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New state budget is a step in the right direction for Regional Transit Authorities, but more resources are needed

The conference committee budget preserves status quo for Regional Transit Authorities, but the focus now needs to be on the future
For Immediate Release

BOSTON -- The House and Senate members of the budget conference committee unveiled their compromise budget Sunday for fiscal year 2020, which has now been passed by both the House and Senate. As part of that agreement, now heading to Gov. Baker’s desk, the Regional Transit Authorities (RTAs) will receive $87 million in base funding and an additional $3.5 million for one-time grants. The $87 million represents a $5 million increase over the fiscal year 2019 budget and should allow the RTAs to maintain current levels of service (though, for some, this will require shifting money away from capital and state of good repair budgets). That said, authorities and advocates were seeking  an additional $3.5 million in base funding, which the RTAs need to begin essential service improvements, modernization and expansion.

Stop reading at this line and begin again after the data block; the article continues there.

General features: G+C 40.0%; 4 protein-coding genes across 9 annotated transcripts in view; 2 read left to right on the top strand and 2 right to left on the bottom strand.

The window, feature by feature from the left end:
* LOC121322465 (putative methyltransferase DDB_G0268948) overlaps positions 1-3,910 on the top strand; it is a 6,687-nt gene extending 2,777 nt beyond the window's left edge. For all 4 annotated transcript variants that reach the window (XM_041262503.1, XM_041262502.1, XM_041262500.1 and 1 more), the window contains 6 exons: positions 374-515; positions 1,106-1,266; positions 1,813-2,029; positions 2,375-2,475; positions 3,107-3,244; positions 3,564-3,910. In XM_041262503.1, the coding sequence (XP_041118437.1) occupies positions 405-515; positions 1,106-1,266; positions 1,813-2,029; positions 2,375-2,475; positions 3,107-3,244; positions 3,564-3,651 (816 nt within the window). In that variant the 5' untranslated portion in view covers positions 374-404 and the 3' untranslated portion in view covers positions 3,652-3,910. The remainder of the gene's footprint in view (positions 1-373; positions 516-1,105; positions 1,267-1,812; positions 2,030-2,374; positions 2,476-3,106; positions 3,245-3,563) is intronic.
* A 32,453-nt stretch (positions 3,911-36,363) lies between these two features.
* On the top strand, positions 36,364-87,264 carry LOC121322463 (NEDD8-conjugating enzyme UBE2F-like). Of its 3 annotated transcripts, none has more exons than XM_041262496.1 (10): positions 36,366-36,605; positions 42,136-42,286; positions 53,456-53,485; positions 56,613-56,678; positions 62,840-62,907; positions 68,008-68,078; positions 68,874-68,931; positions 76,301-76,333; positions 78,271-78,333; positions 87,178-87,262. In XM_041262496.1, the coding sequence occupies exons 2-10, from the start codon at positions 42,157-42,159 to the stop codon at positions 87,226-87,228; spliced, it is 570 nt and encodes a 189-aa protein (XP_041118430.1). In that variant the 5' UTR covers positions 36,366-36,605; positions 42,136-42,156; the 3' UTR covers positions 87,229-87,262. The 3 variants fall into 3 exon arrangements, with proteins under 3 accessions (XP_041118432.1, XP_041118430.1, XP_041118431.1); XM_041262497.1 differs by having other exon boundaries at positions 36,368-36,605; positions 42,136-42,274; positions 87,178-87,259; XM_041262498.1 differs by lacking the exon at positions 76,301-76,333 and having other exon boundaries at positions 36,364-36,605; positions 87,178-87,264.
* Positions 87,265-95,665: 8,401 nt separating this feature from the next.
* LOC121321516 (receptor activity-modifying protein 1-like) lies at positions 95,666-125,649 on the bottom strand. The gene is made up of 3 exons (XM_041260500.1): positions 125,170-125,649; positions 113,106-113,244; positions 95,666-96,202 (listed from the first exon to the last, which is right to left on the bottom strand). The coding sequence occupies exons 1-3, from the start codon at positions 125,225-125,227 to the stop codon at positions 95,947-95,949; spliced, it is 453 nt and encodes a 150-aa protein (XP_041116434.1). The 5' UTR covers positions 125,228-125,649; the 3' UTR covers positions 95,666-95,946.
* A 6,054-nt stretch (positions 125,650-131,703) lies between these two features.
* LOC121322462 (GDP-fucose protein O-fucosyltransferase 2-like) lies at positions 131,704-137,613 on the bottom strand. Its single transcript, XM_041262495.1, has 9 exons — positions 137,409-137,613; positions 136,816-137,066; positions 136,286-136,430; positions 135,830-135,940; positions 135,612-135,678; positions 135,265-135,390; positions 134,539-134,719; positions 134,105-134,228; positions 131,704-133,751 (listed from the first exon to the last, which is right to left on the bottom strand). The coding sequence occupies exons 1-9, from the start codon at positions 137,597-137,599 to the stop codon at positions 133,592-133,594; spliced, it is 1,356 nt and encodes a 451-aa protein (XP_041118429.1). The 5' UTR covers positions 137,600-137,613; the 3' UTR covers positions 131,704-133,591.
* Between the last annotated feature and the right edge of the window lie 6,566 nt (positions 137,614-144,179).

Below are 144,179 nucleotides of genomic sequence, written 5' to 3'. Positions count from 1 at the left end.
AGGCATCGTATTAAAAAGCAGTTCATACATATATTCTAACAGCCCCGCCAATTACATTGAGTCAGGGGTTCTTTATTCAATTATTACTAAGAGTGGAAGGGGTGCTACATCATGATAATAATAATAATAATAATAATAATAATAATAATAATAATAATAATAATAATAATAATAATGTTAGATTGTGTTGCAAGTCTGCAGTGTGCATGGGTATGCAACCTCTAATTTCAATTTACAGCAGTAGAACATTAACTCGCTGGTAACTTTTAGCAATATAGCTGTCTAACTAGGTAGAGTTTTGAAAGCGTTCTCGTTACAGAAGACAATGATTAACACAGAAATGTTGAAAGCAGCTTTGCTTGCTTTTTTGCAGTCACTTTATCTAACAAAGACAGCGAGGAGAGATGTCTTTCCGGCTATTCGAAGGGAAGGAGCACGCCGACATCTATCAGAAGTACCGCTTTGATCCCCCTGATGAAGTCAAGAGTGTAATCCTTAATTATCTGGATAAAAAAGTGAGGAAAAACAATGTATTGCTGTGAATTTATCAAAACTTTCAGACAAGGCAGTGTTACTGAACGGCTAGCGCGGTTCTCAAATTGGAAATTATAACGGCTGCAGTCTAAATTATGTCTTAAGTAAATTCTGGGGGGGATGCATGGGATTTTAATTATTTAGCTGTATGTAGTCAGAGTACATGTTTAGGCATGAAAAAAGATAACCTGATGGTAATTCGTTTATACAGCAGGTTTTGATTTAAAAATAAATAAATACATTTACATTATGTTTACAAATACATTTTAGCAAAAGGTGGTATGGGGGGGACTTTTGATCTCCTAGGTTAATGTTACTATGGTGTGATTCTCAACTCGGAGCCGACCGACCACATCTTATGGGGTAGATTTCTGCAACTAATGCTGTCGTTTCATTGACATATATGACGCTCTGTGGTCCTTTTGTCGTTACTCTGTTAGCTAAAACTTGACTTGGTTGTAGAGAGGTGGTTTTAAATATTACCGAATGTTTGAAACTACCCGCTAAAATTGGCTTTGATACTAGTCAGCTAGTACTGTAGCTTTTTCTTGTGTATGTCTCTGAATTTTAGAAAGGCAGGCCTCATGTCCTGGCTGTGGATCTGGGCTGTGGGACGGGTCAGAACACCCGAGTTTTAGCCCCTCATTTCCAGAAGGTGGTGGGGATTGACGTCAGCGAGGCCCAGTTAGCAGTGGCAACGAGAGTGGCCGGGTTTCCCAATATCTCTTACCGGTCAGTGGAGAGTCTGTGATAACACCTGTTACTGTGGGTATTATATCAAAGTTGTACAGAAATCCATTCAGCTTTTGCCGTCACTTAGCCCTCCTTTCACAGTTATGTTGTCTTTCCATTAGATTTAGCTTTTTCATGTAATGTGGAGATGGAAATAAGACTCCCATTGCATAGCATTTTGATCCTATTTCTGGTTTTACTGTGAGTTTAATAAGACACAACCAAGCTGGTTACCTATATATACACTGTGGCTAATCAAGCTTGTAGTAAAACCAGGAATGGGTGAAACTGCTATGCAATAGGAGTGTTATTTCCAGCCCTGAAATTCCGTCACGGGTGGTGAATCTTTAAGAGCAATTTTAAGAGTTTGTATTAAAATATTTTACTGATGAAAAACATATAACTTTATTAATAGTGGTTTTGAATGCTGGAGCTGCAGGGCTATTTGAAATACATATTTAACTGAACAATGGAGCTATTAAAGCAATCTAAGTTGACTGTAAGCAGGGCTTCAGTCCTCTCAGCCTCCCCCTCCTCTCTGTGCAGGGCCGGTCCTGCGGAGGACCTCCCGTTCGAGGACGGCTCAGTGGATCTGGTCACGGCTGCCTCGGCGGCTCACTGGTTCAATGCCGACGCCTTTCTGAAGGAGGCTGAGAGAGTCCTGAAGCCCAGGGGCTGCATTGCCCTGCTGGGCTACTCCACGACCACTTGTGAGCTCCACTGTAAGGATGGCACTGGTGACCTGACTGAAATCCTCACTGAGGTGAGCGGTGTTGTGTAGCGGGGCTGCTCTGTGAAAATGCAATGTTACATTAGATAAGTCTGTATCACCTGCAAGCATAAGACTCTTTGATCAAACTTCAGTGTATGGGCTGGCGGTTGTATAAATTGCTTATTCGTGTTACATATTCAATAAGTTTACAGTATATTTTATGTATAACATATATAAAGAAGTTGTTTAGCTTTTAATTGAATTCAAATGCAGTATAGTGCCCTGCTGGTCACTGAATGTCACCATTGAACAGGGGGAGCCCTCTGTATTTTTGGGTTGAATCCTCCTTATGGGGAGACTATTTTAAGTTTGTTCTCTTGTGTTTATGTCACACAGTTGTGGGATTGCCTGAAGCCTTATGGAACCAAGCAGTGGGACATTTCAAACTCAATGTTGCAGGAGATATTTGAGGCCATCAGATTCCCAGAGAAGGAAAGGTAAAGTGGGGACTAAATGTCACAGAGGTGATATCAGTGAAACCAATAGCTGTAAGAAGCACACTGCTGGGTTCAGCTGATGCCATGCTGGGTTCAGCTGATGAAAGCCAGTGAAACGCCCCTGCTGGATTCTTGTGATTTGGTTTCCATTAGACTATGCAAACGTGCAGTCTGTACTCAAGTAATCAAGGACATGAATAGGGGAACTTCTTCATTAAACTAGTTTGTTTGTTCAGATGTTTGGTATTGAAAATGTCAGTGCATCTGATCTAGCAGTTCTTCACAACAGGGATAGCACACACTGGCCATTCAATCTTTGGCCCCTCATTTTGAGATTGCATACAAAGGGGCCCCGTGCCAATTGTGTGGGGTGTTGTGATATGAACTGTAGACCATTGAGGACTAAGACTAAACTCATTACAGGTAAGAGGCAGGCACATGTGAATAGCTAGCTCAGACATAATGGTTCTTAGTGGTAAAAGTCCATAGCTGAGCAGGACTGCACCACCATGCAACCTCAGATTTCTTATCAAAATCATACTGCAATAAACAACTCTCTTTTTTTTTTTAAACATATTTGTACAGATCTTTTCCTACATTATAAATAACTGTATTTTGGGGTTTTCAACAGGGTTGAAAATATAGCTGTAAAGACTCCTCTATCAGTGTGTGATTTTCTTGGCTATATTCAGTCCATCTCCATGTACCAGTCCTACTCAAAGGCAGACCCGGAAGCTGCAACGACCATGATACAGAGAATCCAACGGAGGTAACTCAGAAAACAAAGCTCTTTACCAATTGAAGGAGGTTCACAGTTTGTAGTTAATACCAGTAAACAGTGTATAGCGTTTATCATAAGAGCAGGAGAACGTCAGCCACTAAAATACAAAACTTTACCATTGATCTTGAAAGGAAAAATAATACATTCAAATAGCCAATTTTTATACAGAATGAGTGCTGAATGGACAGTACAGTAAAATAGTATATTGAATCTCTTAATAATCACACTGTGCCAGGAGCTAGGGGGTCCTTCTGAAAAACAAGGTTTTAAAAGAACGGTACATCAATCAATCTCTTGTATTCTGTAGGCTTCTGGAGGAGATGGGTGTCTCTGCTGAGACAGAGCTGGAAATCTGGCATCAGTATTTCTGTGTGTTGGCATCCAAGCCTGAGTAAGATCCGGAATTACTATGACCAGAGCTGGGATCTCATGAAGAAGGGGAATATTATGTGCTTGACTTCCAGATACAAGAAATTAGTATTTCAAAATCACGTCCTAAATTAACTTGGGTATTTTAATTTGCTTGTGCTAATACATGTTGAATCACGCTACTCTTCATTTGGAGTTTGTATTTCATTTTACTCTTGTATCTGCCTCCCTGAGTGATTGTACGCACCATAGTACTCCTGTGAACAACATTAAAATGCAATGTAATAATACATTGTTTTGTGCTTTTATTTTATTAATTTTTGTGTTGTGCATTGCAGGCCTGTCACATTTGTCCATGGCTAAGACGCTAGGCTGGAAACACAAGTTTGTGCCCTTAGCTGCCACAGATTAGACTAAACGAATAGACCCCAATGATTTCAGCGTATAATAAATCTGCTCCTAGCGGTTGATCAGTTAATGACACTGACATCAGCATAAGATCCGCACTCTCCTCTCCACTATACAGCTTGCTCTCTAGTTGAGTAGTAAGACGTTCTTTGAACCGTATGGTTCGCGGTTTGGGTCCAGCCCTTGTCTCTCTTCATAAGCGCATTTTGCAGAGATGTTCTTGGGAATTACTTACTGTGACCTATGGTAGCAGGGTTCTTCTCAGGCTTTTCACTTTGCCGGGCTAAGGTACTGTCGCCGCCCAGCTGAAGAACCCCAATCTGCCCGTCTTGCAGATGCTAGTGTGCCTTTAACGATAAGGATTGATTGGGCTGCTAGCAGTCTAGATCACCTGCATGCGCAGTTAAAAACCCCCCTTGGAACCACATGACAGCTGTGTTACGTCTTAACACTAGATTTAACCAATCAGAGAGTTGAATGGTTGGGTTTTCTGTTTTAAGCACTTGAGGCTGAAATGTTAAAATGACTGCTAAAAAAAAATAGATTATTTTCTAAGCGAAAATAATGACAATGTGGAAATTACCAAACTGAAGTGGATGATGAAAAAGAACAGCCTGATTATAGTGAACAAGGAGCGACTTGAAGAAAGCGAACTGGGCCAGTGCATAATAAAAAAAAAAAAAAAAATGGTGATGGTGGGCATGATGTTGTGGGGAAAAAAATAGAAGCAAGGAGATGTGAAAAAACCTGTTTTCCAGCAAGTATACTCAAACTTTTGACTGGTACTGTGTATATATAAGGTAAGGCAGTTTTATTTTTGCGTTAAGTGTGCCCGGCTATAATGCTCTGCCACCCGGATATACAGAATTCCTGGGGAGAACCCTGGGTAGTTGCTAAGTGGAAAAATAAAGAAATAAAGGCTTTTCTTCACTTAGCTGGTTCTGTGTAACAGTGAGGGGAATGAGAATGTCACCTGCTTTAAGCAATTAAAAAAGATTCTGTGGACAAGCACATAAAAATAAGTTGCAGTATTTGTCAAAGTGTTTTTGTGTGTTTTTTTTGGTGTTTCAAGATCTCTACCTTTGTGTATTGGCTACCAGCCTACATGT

Matt Casale, MASSPIRG’s Transportation Campaign director, issued the following statement: 

“We are grateful to the conference committee for their hard work on the FY2020 budget, and appreciate the attention they have given to public transportation throughout the commonwealth. We are glad to see the RTAs’ base funding increased from $82 million to $87 million, and we are pleased that the RTAs will be able to avoid cuts to the lifeline services their riders need. No doubt, the $5 million increase over last year’s base funding amount is a step in the right direction. 

“At the same time, we must recognize that the status quo is not good enough. The RTAs should be so much more than lifeline services. We asked for a $90.5 million in base funding -- which was also what the RTA Task Force recommended -- so that RTAs can develop into the fast, frequent and convenient public transportation networks on which residents all across the commonwealth should be able to rely. If we want to reduce air pollution and global warming emissions, and help support healthier neighborhoods and more livable communities, we must invest in this part of our transit system.”

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